Wireless technologies take safety to a new level
02 December 2008
The basic methods of mustering using manual paper, T card or passive card/tag reader based systems have a major disadvantage.
They require the person to remember to sign or swipe in and out of plant areas and it is time consuming to tally that all the personnel that have assembled at the different muster points equates to the number of people on the plant.
Wireless technologies take personnel safety to a new level
In order to overcome the problem of remembering to sign or swipe in and out of plant and to speed up the whole process active RFID technology has been adopted whereby the tag responds to a low frequency RF field (LFR - usually around 100 KHz to 125 KHz) by sending a transmission to the reader to confirm its presence. Ranges of several metres are possible with field strengths that are within the 2W limit allowed for an IIC hazardous area. Using two readers or antenna it is possible to determine the direction of movement of the person wearing the tag, so it is possible to count the numbers of people in certain areas or zones of the plant.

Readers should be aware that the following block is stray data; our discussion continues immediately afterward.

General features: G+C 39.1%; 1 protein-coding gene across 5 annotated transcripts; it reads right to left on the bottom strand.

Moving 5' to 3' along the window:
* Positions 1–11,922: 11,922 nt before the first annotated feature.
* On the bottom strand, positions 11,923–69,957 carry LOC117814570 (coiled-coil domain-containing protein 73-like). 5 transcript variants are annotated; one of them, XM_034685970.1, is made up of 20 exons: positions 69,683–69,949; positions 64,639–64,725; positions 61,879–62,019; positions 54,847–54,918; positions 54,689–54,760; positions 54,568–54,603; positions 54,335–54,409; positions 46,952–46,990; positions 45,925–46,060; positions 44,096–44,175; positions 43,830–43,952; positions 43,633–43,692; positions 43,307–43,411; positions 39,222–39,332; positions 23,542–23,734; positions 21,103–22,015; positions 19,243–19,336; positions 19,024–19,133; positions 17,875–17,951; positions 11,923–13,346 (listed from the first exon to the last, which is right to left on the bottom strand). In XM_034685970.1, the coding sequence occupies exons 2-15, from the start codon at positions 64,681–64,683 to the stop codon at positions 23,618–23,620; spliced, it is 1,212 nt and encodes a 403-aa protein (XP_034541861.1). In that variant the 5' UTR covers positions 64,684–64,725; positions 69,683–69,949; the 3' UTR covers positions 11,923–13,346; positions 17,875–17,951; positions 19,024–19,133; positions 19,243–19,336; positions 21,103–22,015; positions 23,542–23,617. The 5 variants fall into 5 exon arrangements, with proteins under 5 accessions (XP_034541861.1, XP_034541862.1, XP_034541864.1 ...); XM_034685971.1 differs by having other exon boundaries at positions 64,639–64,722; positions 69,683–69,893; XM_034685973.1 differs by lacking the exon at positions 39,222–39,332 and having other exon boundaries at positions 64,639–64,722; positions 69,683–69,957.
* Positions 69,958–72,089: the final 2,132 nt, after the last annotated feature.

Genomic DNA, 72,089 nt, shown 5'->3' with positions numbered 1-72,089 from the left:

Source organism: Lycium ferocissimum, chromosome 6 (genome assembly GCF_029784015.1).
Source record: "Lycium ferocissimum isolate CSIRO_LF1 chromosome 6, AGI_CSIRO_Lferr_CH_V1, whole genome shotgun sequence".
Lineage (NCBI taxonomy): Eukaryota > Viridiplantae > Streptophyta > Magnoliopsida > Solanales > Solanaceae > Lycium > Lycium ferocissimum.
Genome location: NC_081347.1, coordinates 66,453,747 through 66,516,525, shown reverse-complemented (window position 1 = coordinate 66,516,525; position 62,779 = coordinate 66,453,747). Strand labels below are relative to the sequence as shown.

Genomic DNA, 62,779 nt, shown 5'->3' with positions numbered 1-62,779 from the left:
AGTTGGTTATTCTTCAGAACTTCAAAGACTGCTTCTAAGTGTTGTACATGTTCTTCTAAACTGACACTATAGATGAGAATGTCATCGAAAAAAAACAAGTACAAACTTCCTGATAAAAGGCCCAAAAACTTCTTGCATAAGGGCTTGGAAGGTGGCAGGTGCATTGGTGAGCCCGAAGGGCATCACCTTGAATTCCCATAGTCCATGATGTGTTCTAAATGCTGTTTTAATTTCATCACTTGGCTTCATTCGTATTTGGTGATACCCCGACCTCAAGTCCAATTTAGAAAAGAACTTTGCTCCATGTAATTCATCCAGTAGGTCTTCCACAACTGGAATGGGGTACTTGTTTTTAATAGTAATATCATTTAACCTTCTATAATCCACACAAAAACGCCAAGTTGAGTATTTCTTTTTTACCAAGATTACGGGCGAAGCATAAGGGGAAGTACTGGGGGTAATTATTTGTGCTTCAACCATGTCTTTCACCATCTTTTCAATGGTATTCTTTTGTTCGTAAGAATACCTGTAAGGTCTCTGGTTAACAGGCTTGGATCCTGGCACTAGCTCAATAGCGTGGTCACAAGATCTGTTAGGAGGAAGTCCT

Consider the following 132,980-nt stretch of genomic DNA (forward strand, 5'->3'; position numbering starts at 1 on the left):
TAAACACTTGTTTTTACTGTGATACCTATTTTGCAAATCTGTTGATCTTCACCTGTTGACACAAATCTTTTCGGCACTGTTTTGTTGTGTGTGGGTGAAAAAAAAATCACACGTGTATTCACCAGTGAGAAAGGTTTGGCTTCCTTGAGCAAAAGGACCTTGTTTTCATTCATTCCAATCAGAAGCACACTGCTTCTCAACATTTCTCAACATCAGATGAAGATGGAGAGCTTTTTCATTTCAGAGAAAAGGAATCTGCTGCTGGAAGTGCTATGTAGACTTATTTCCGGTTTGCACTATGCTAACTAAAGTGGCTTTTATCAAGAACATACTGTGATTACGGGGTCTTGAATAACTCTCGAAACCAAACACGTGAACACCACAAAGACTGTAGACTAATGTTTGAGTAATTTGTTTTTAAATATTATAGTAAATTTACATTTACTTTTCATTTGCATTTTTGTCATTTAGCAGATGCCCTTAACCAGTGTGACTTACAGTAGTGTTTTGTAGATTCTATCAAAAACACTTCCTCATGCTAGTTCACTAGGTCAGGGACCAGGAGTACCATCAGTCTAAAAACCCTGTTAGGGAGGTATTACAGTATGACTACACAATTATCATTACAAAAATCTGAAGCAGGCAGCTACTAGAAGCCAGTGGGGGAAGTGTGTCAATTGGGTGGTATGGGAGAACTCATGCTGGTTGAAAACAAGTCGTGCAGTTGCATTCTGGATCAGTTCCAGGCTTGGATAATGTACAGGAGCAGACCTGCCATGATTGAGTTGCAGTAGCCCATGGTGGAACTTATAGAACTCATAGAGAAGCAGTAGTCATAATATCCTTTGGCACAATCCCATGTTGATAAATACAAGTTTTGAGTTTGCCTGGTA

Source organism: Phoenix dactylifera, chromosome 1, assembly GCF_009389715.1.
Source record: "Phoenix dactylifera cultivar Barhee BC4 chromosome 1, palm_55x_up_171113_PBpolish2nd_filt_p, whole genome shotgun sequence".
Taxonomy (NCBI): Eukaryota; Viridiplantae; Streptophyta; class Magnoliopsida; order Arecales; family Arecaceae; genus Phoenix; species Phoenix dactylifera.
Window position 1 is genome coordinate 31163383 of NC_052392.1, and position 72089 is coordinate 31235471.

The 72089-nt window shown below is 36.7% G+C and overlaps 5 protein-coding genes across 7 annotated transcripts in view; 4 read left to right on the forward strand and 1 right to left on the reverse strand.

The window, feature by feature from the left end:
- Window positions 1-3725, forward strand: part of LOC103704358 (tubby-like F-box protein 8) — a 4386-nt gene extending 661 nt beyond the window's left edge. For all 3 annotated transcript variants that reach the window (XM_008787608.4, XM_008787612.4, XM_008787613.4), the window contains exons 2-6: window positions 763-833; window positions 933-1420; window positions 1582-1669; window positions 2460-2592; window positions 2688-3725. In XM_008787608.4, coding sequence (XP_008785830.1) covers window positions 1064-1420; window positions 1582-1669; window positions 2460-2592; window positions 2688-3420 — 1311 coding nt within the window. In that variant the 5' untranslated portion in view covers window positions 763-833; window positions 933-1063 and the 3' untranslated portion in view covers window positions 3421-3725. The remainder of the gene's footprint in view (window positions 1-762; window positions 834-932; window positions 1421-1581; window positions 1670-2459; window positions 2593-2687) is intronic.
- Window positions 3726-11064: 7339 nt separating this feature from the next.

The final hurdle to overcome is where does one search for the missing personnel after a muster procedure has identified they are missing? The desire by plant operators to be able to track their work force and know their exact location to within a few metres accuracy is becoming more compelling due to ever tightening legislation that is designed to protect the welfare of workers in industry.
There are several real time location tracking technologies that can be applied, each with their own key benefits and disadvantages. Be it proprietary hardware, will only work outdoors or indoors, accuracy may be affected by multi-path RF reflections or that the cost of the infrastructure is prohibitive, as is often the case, no one technology can resolve the problem in its entirety.